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Who's afraid of taxes?

MANILA, Philippines – Who is afraid of taxes? Not Eleanor “Lea” Roque, attorney-at-law and head of the Tax Advisory and Compliance Division at P&A Grant Thornton. Punongbayan & Araullo (P&A) is the Philippine member firm of Grant Thornton International Ltd., one of the world’s leading organizations of independent assurance, tax, and advisory firms.


Lea has been in the tax practice for 20 years. She was posted in Grant Thornton (Vietnam) Ltd., where she was the tax director for two years, until she joined P&A in 2009.

“Many people have a negative connotation about tax, probably a fear of tax,” Lea says, “but whether you accept it or not, it’s there and it affects you.”

Benjamin Franklin is credited with the famous quote, “In this world, nothing can be said to be certain except death and taxes.”

Everybody has to pay some kind of tax, and the first quarter of the year is a busy time for filing taxes. The first thing you will think of would be the compliance requirements: renewal of business permits, barangay clearance, payment of local taxes. And then, there’s the annual filing with the BIR, for both individual and corporate tax, no later than April 15.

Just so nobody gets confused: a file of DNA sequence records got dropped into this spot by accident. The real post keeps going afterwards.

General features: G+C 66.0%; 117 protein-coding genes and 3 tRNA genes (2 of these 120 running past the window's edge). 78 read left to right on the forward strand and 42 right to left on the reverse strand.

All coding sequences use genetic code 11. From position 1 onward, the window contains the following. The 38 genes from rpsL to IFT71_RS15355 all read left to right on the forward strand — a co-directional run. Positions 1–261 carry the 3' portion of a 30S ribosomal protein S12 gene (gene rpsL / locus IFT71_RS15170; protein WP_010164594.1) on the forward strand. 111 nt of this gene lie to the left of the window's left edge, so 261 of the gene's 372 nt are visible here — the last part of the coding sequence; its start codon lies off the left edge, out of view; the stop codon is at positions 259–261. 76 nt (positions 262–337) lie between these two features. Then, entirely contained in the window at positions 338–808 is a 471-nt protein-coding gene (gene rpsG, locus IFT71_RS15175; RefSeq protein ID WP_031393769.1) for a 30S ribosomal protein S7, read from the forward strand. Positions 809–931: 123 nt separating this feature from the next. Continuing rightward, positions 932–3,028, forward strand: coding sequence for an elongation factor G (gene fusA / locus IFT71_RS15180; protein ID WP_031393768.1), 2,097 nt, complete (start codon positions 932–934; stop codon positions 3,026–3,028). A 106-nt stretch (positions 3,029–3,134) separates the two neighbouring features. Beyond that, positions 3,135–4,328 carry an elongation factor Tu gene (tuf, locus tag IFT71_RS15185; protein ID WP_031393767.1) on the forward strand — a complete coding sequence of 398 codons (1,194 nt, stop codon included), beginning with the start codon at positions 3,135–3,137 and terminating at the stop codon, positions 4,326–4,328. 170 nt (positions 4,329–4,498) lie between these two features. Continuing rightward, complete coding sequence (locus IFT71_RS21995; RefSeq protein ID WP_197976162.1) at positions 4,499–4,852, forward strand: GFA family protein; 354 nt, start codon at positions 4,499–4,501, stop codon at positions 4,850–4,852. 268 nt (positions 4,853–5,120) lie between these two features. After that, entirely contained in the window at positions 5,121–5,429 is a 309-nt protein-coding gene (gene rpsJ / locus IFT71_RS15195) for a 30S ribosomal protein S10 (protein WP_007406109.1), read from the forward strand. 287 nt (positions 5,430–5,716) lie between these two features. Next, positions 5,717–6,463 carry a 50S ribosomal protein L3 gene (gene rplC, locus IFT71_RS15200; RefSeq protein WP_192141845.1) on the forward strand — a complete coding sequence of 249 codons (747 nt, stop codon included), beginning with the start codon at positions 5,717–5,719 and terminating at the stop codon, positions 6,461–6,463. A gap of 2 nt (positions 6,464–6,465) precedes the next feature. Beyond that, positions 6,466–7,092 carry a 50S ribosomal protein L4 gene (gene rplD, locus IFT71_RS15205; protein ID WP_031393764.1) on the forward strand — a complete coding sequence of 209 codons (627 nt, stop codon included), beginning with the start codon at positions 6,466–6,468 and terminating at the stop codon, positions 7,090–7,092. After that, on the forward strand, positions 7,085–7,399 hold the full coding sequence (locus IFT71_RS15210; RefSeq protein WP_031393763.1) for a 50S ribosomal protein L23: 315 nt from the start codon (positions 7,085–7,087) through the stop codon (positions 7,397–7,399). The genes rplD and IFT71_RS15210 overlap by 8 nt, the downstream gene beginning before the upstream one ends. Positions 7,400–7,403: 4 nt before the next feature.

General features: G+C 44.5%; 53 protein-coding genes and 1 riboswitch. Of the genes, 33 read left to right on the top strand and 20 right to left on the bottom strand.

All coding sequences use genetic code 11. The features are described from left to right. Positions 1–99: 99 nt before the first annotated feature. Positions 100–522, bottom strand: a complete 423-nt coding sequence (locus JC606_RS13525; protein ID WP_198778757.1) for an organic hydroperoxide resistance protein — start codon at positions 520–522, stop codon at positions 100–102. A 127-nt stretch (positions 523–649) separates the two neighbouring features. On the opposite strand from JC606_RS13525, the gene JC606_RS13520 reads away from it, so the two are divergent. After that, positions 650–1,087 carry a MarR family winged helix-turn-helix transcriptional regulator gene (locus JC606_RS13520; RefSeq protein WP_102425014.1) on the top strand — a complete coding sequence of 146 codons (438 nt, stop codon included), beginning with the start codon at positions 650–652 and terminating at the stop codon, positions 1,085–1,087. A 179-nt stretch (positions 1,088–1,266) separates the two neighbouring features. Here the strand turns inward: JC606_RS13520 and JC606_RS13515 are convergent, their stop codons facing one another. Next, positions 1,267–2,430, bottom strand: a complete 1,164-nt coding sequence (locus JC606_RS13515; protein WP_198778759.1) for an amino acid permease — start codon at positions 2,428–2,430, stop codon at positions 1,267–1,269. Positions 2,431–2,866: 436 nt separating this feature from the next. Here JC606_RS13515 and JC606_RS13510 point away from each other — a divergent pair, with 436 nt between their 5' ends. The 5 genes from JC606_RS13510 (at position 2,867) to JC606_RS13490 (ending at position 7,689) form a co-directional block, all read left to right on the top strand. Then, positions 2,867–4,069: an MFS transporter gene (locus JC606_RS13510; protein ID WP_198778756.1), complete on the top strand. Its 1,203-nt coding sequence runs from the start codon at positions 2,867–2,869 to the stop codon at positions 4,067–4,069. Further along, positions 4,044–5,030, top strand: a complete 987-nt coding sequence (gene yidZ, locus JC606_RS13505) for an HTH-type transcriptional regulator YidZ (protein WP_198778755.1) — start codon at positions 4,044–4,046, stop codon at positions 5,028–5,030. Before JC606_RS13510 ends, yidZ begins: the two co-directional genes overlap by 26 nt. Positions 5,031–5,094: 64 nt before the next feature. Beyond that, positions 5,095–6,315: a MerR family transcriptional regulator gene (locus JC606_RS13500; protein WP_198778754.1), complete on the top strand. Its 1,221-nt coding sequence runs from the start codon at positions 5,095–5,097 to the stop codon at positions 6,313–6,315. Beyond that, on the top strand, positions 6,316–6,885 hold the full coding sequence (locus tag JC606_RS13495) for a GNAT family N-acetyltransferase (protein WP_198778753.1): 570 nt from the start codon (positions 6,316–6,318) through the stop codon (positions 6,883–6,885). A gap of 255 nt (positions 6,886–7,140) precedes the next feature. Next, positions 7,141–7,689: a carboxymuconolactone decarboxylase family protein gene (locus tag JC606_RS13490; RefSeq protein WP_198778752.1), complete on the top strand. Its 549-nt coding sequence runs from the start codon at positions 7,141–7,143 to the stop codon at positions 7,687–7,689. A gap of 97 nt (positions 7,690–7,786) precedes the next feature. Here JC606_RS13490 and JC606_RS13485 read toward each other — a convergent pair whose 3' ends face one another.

With the new administration, certain changes are expected with the proposed tax reform, the most prominent of which would be reforms in personal income tax, as well as corporate tax.

“Most of the proposals are positive, since it involves lowering the rate from 30 percent to 25 percent,” Lea says, “but there are also the luxury tax and excise tax, which may be raised slightly.

“The client would outsource to us the preparation of their tax returns, whether individuals or corporations. We have expat tax services as well, for expats in the Philippines. While they have to pay local taxes, sometimes they have tax equalization packages wherein a person coming from a country where taxes are low — like Singapore, where it is 17 percent — and earns his income in the Philippines, where it is taxed 32 percent, can have his employer shoulder the difference,” Lea shares.

“There is also what we call tax crediting. In the old days, to avoid double taxation, countries entered into bilateral agreements. If you are a resident of another country but pay your taxes here since you are working here, you can credit this to your tax due in your country of origin. On the other hand, if you have an income in the US and you paid your taxes there, all you have to do is to declare it here and show proof that you have paid the taxes due.” 

The issue now is BEPS, or Base Erosion and Profit Shifting, which is a tax-avoidance strategy used by multinational companies in which profits are shifted from jurisdictions that have high taxes, such as the US or European countries, to jurisdictions that have low taxes, or so-called tax havens. Lea remarks, “To address this, the OECD (Organization for Economic Cooperation and Development) countries have embarked on an initiative wherein they have agreements or action plans to ensure that the correct amount is declared and paid by multinationals in the countries that they operate.”